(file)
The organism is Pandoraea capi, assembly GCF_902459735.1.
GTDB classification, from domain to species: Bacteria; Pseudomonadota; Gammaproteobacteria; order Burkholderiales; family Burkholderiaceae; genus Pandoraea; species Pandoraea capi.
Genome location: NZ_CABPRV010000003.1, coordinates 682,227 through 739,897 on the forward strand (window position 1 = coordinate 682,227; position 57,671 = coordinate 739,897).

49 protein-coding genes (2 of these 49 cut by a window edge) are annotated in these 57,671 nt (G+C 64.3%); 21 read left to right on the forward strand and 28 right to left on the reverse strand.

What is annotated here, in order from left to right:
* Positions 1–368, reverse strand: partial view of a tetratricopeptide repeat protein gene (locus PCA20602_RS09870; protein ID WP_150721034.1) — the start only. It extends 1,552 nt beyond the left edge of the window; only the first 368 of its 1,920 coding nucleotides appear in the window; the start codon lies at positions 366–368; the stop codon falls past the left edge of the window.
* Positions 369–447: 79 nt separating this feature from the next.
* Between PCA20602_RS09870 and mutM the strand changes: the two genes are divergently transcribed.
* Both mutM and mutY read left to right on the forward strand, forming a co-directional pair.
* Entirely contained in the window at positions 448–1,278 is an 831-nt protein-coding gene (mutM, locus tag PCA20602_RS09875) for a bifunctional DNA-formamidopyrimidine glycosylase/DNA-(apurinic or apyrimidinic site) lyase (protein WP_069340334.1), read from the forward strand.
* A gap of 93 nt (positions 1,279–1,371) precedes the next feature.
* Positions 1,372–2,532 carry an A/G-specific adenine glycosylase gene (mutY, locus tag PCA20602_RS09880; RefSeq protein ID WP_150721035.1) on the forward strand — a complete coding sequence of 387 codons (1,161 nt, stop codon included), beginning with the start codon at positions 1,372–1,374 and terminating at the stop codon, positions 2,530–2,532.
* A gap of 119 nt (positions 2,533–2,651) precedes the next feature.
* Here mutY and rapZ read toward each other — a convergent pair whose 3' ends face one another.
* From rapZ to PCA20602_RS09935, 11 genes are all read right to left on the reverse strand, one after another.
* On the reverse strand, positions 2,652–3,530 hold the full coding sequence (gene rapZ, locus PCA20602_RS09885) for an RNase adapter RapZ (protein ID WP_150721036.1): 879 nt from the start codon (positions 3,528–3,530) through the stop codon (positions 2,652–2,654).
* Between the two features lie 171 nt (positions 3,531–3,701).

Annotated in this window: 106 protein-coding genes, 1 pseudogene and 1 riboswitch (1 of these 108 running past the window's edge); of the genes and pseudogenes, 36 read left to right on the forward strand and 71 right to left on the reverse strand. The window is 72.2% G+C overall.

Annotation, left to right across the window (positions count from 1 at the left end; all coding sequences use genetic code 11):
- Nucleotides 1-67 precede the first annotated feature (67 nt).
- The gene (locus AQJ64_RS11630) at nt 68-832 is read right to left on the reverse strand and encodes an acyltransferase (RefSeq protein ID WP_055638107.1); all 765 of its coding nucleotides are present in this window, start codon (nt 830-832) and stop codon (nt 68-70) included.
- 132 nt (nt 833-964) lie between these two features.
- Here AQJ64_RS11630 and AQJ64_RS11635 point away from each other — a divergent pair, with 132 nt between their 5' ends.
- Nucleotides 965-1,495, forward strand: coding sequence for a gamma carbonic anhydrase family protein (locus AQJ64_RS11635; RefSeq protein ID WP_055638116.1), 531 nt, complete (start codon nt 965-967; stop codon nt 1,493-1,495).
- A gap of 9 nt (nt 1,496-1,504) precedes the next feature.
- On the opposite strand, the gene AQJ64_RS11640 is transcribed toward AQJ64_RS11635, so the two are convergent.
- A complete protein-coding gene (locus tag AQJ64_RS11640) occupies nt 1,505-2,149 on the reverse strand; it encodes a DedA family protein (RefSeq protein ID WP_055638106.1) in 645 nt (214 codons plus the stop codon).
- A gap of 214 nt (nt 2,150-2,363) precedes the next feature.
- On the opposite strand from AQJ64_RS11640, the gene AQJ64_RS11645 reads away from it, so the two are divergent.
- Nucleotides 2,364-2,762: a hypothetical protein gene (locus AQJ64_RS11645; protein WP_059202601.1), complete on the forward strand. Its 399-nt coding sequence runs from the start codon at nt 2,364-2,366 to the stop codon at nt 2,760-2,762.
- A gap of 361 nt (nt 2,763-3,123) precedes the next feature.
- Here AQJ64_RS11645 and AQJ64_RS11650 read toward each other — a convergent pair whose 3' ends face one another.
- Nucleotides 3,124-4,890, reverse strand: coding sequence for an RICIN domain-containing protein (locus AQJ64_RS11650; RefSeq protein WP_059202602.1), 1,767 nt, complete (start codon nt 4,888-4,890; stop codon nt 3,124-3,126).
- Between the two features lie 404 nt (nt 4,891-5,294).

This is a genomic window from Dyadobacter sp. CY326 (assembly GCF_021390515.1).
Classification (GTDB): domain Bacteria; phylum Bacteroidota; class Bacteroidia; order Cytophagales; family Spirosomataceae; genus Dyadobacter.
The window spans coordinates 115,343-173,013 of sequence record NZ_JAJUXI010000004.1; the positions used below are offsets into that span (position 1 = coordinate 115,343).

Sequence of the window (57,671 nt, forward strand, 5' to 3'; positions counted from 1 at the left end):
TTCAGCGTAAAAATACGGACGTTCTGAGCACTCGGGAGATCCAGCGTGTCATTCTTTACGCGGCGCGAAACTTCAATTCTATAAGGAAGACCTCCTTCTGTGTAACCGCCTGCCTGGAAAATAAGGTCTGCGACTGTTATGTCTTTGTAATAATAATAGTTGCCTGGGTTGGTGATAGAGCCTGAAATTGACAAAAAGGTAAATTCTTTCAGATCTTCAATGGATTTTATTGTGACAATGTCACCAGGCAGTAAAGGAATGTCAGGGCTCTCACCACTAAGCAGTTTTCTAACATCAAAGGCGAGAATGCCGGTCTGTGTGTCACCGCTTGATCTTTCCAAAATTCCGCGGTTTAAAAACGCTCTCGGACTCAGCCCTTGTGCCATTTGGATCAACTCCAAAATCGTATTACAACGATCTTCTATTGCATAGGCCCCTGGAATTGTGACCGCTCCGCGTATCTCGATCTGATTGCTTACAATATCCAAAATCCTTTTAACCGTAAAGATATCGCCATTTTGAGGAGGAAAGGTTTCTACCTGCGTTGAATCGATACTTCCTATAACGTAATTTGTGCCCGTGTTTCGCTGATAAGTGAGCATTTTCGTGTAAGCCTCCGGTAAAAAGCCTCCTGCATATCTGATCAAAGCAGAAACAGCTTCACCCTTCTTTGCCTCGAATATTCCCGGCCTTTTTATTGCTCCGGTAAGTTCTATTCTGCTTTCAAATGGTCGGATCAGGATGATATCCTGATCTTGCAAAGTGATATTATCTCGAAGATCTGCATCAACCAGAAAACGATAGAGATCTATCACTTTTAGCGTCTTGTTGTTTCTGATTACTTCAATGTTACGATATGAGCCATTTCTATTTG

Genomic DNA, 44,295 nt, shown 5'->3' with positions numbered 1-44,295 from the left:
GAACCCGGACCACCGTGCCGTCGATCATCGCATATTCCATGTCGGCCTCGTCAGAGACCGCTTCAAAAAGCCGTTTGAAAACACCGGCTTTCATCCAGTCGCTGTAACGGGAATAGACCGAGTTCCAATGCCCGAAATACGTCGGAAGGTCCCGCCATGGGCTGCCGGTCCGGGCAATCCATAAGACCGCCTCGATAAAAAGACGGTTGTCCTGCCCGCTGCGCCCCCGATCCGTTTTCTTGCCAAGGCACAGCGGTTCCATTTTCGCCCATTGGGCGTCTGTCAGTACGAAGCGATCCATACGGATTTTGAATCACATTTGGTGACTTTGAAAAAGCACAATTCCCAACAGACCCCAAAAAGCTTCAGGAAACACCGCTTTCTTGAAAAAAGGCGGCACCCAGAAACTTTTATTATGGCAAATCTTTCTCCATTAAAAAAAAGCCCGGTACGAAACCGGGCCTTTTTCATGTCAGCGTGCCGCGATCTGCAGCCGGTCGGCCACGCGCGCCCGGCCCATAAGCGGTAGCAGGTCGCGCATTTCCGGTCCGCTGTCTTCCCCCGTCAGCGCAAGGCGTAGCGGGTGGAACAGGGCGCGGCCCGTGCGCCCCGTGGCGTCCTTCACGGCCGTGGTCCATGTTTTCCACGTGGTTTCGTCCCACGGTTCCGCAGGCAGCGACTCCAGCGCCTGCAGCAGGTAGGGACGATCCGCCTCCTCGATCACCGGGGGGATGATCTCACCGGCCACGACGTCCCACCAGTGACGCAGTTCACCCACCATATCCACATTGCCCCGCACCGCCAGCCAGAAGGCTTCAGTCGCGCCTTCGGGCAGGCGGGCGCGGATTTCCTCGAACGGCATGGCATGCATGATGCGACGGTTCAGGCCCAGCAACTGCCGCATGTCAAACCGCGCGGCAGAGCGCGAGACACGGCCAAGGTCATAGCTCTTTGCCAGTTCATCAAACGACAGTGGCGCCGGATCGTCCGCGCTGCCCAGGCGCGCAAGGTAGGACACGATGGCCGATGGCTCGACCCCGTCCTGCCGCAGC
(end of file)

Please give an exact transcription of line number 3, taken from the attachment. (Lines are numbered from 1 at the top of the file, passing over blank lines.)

Genome location: NZ_CABPRV010000003.1, coordinates 682,227 through 739,897 on the forward strand (window position 1 = coordinate 682,227; position 57,671 = coordinate 739,897).